Spacer Lifelines 29
  | Asymmetry | Role-Playing | Villains & Vigilantes | The Revolution | Story So Far | Lifelines |





    "What's wrong?"
    "I need you guys to come out here."
    "This is what I think it is?"
    "We'll be right there. Don't move." I set down the phone. "They've got Reilly. This would be a really good time to have a plan before we go in, guys."
    We had one in a few minutes, though I remained dubious. Dawn created a plastic replica of Phoenix, one I could move along in a reasonably realistic fashion. He would go ahead of us and sneak in, then wait until we knocked on the door to make his move.
    It worked, much to my continued astonishment. It's a big house in a nice neighborhood, quiet at that hour of the day. Phoenix went in through a back window and got Reilly to the basement, out of harm's way. There he encountered a tuxedoed superhero who claimed to be on our side—Zachriel, one of the omnipresent, eternally enigmatic Host. He was helpful in the fight which followed. They only had one man there, although he turned out to be an android. Between the four of us it didn't take long to put the thing down, winning our temporary ally's compliments.
    Zachriel says he got into this because the android had been built to look like a Host agent, that the Crime League is trying to confuse the issue. Like we're not confused enough as it is? While the android makes Renaissance look even more like a target, he says we also need to look at a company called Taurus. And I'm supposed to check out that address programmed into my mind, because they're not going to stop coming after me. Thrilling news? You bet. I was already reeling from the recent series of shocks I'd been dealt, and when I'm scared it tends to come out as anger; I refused to allow myself to be impressed by the fact that an actual member of the actual Host had deigned to lend us a hand. He doesn't look like an angel. Then again, Zachriel's supposed to be a shapeshifter, so who would know?
    "You guys enjoy being cryptic, don't you?" was my only response when he had finished dispensing advice.
    "It's a perk," he admitted with a grin, and was gone.
    "I told you to be careful," I was lecturing Reilly, when footsteps crunched outside and his wife walked in. I think we all felt vaguely guilty for some reason; it must have been the look on her face.
    "Well. And to think, the first thing I wanted to know was who was in my parking spot. Tom? What happened here?"
    I cleared my throat. "I'm afraid this is more or less my fault, ma'am."
    She could teach Fimbulwinter the meaning of a cold stare. "I might have suspected as much."
    He was motioning toward the door with his eyes; we made our excuses and departed with graceless haste. Later that evening, I got a phone call.
    "This is Beth Reilly. We have to talk."
    She met me at the Trident café, a striking woman who knows how to dress and has a very effective presence. I suspect she's a very good lawyer. She sat down, ordered an espresso and told me calmly, "I want you to stay away from my husband."
    I would have understood her anger at the fact that he had been put in danger—hell, I was more than a little upset with myself about that, and still am. But that's not it, or not entirely it. She thinks he's gotten obsessed with me, and she wants me to remove myself from the picture. Apparently it's consistent with his personality; after a while she told me about how they had met. Her family had been murdered; he spent three years tracking down the killers. Now it's my case taking up his time; even when he's home, she says, he's not really there, because he's working on my stuff. That made me feel pretty strange on a number of levels.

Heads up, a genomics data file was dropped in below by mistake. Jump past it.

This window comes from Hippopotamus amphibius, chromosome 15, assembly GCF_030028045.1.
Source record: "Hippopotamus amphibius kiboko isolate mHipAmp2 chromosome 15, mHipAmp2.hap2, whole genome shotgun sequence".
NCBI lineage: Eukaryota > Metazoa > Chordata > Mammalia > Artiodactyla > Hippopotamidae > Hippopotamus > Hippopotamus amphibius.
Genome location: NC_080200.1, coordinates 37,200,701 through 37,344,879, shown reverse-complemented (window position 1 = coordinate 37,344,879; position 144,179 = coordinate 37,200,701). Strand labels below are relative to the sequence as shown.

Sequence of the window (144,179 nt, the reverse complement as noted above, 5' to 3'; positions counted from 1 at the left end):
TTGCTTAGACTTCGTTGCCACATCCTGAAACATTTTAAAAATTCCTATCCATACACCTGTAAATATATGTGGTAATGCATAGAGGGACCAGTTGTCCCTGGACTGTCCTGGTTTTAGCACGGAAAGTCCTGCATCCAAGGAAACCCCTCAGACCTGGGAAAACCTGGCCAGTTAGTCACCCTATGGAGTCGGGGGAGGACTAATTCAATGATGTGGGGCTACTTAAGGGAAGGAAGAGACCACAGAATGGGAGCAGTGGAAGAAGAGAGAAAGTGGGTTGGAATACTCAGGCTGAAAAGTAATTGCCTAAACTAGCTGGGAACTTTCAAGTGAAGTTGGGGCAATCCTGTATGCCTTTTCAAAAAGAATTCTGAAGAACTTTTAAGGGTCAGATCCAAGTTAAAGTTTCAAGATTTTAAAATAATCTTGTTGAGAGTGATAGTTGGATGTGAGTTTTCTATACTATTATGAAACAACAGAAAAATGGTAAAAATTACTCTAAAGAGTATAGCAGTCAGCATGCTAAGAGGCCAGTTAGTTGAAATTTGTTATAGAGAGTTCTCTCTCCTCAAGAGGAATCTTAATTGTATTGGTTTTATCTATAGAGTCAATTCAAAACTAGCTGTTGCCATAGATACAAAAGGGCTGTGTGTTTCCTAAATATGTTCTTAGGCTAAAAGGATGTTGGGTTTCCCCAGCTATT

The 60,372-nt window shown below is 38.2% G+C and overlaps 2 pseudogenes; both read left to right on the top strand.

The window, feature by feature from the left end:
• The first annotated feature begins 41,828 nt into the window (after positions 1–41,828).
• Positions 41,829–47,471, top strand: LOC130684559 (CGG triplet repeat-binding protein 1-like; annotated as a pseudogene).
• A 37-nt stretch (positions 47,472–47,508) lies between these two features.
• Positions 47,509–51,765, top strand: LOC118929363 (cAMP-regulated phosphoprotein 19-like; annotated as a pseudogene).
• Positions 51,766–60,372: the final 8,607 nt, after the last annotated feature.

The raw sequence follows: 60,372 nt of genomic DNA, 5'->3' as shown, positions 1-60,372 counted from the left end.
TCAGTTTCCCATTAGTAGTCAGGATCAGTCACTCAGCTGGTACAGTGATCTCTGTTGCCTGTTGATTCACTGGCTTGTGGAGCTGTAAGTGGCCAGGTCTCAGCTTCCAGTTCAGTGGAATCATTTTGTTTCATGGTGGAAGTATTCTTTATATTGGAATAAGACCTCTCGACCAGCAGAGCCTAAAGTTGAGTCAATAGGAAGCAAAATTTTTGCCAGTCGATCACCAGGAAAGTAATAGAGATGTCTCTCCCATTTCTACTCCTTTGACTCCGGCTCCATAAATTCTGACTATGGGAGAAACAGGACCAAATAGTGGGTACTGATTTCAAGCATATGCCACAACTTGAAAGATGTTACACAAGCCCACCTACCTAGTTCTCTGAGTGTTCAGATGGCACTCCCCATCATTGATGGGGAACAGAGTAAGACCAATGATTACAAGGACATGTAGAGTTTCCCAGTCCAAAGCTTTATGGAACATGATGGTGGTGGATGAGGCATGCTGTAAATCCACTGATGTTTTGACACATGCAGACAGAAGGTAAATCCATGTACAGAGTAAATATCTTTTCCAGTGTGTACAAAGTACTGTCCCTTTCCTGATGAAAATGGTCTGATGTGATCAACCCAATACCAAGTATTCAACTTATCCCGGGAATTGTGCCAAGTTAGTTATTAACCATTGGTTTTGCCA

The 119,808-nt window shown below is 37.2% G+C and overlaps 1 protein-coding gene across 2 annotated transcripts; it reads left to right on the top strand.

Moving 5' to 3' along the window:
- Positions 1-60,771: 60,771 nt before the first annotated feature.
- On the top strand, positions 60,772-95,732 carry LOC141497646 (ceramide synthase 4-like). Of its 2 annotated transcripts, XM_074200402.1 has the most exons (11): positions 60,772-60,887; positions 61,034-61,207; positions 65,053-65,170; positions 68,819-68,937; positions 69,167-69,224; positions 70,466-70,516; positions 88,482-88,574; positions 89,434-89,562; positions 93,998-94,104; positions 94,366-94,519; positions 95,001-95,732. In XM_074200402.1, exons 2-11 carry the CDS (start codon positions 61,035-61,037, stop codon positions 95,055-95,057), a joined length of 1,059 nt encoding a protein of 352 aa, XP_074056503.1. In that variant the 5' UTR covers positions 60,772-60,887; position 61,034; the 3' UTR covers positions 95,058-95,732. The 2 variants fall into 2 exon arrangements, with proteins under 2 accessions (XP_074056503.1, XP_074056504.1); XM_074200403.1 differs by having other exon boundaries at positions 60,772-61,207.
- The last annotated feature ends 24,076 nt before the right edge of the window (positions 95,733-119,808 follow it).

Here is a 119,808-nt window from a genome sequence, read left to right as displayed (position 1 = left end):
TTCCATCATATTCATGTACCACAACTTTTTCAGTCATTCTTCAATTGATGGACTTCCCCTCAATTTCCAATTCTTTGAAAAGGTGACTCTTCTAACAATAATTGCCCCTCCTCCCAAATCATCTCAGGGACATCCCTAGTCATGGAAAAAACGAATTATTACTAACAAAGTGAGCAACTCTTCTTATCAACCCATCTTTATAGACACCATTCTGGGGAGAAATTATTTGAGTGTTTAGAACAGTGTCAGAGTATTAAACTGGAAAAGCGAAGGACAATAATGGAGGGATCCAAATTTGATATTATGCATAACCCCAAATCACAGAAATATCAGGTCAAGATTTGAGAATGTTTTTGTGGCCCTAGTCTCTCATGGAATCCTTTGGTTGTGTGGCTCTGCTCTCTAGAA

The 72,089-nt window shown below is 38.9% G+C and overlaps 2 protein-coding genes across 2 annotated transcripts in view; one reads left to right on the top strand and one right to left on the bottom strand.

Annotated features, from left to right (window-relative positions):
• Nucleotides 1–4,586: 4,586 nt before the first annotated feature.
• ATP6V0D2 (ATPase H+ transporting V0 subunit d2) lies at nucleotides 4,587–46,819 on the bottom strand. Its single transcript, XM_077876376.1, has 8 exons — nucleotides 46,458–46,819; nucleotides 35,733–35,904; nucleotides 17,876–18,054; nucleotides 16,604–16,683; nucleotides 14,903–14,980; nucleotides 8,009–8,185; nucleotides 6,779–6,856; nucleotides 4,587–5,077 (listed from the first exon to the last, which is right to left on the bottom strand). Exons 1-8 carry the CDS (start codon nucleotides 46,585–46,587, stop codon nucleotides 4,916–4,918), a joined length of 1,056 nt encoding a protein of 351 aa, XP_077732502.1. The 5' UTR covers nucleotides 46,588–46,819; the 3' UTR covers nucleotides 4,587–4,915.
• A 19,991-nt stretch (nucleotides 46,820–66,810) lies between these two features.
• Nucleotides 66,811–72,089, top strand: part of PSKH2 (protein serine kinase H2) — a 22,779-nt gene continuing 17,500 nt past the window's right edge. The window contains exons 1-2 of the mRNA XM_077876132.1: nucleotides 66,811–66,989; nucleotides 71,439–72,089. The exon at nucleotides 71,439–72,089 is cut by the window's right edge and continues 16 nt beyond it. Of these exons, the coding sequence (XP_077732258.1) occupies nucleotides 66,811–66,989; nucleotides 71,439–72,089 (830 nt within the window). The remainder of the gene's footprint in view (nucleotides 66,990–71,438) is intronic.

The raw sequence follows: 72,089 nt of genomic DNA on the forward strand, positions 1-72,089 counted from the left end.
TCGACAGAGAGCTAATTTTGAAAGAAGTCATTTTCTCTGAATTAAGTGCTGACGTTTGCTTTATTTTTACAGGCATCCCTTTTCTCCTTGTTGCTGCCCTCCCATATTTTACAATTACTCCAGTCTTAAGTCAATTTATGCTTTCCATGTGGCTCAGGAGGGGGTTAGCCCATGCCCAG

"I wanted to be the only damsel in distress he would ever rescue. I'm not going to lose him to you," she said quietly. "Especially when you're not even trying."
    But since I'm not trying, I wanted to say, what do you want me to do about it? I can't stop doing something I never started. "Look, what do you want me to do? Fly away? Go to Aruba?"
    "I could pay for you to go to Aruba." She smiled a little, a cool expression but not entirely without humor.
    "I can't leave. It's my job. I'll talk to him. I'll see what I can do." She continued that stare. "It's all I can promise you." I meant that much. Whatever problems the two of them might be having aren't really my business, but I don't want him in the line of fire any more than she does.
    "I have a case in an hour," she said eventually, and left. I finished my cappuccino and have spent much of the past hour staring at the empty seat. The worst of it is that she's partly right; I knew he'd been putting in a lot of time lately, and I've taken pretty shameless advantage of his dedication. In her situation, would I feel any differently?
    I don't know. She didn't accuse me of seducing him; apparently, only my problems are alluring. I have to admit, that almost makes me feel worse. It's hard retaining any sense of my own humanity under these circumstances. My creators no doubt look upon me as a thing, a tool they have built to accomplish a task, and once that task is done—probably as a thing to be disposed of. Looking at how little of myself I can actually lay claim to owning, it's hard not to agree with that view. Would it be easier to be a robot? I'm fully organic, yet entirely artificial at the same time. Right now I simply feel lost, and very alone.

| Top | Previous Page Next Page


© 1999 Rebecca J. Stevenson